My research interests focus on biomedical applications of ultrasonic imaging with emphasis on the underlying physics and signal processing algorithms. The ultimate goal is to improve the clinical and research value of biomedical ultrasound. The current research topics include:
Nonlinear ultrasonic imaging: Ultrasonic nonlinear imaging is based on the finite amplitude distortion during acoustic propagation. The purpose of this research is to understand the imaging mechanism and to propose new imaging techniques. This research is also related to nonlinear imaging using contrast agents, and molecular imaging and gene therapy using sub-micron particles.
High frequency imaging: Small animal models are often used in gene research, developmental biology and drug development. A non-invasive imaging system with adequate resolution and sensitivity is of particular importance. The use of high frequency ultrasound in this area still has several problems to overcome, including the improvement in resolution and the development of new blood flow estimation techniques.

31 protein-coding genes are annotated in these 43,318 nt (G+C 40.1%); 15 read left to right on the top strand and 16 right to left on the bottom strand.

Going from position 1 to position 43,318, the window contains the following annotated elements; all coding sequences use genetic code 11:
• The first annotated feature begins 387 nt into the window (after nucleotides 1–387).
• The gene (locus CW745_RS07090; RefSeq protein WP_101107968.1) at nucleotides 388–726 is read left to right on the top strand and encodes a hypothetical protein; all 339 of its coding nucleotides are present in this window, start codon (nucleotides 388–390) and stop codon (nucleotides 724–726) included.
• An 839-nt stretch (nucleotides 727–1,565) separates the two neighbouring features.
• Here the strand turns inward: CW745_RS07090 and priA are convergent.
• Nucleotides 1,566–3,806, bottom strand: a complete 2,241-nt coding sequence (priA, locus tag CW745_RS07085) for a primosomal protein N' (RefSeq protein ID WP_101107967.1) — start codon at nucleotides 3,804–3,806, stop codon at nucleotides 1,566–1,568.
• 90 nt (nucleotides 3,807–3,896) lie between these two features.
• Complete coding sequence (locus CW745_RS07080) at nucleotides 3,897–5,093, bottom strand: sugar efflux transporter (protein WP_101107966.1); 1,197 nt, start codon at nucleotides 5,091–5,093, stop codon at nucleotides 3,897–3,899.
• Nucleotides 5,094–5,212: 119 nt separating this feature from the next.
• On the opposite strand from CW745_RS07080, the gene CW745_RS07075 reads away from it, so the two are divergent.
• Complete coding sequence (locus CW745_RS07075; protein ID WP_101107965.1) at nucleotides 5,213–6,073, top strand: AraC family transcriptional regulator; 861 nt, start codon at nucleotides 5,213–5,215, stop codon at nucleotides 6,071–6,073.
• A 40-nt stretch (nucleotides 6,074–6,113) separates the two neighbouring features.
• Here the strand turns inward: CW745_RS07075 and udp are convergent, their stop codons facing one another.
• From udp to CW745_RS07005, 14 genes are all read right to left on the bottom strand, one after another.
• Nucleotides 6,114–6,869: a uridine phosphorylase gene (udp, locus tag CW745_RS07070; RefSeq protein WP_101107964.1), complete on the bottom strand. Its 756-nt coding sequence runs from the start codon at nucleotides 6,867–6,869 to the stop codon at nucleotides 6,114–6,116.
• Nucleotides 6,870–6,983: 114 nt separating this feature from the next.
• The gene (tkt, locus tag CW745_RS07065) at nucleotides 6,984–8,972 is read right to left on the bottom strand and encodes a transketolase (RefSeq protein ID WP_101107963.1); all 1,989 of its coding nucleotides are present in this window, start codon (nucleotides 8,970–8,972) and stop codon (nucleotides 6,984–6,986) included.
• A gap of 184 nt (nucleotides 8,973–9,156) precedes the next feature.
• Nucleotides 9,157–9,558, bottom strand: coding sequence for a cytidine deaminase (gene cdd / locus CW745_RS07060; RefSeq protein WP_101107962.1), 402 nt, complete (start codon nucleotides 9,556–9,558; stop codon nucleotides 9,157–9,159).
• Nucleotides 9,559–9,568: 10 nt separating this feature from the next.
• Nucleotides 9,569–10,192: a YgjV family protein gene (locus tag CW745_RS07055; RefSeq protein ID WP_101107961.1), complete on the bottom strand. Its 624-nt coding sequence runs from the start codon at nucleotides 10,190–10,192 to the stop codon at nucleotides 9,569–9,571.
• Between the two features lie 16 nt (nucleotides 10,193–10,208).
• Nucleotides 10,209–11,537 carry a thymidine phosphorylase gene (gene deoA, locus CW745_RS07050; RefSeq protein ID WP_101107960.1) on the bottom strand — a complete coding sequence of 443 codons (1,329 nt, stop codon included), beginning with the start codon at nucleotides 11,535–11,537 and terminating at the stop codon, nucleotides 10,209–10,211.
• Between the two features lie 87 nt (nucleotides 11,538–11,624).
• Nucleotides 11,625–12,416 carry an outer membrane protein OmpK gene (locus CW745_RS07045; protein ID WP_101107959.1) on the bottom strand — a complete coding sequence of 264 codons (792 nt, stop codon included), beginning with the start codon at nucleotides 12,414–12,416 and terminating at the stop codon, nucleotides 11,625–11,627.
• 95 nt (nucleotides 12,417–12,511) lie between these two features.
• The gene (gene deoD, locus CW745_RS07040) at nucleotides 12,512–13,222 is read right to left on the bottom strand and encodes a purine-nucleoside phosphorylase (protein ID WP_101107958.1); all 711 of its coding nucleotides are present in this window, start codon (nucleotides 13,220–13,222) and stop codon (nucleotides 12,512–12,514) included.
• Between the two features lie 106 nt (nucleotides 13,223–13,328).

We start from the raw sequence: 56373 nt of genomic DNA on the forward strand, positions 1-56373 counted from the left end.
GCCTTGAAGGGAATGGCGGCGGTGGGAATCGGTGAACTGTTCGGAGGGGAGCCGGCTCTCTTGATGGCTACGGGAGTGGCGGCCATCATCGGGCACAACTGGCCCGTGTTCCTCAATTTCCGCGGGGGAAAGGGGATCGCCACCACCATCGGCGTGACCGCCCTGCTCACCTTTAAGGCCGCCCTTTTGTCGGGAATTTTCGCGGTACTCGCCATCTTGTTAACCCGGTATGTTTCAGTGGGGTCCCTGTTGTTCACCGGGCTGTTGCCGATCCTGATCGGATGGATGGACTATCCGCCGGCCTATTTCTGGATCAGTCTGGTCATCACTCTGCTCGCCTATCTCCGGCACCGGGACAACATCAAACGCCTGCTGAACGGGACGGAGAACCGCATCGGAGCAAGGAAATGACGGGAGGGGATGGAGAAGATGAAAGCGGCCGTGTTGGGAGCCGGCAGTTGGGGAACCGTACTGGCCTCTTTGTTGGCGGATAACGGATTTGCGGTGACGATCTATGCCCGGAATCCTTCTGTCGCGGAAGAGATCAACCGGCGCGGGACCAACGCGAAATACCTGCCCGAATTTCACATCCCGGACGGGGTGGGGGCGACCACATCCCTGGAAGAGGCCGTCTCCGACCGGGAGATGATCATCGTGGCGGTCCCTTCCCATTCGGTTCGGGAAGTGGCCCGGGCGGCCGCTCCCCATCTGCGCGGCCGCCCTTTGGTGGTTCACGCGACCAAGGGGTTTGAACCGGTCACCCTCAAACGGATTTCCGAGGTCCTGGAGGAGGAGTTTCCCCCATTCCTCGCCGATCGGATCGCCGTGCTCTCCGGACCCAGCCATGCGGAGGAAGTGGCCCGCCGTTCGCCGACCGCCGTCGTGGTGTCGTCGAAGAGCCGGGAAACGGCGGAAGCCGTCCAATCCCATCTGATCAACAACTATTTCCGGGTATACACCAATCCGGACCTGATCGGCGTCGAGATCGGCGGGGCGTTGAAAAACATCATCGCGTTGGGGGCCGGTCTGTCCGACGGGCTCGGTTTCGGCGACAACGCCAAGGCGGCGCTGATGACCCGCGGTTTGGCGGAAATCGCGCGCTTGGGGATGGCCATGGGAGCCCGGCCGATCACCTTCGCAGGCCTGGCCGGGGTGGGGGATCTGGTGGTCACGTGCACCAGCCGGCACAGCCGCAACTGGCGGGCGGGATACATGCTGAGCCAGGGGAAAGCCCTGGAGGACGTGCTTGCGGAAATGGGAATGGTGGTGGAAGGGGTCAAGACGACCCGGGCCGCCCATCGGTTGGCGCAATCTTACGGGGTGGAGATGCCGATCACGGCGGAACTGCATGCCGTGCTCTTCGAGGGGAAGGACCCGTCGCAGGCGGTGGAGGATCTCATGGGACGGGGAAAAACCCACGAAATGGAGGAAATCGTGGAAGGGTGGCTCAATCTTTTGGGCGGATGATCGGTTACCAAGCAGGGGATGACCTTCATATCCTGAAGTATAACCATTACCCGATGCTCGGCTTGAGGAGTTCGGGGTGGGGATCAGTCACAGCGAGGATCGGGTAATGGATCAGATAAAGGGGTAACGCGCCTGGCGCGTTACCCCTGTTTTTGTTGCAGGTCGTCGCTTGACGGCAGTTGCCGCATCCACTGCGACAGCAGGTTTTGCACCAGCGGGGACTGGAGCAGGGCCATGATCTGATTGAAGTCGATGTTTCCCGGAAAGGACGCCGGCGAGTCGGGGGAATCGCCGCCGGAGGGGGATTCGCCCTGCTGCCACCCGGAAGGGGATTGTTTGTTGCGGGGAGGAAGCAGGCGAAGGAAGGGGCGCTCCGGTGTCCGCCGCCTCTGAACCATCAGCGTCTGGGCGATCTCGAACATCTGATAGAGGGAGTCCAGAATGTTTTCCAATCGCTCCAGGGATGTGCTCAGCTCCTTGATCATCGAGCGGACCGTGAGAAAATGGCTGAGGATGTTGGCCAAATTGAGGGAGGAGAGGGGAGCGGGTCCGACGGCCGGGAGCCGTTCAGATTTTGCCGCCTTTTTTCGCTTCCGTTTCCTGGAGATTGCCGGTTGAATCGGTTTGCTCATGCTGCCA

Elasticity imaging: The purpose of elasticity imaging is to develop a new imaging method that can evaluate tissue pathological status, assess mechanical properties of blood vessels and provide new diagnostic information in rehabilitation. The focus of this research is strain imaging of tendon, the change in elastic properties of liver cirrhosis and strain compounding.
Digital beamformer design: The advance of medical ultrasonic imaging system technologies is closely linked to the advance in electronic technologies. It is also expected that the foreseeable new electronic technologies can continue to benefit performance of ultrasonic imaging. This research covers the application of DS-modulator in digital beamforming, and the dynamic focus control methods for 3D imaging using 2D arrays.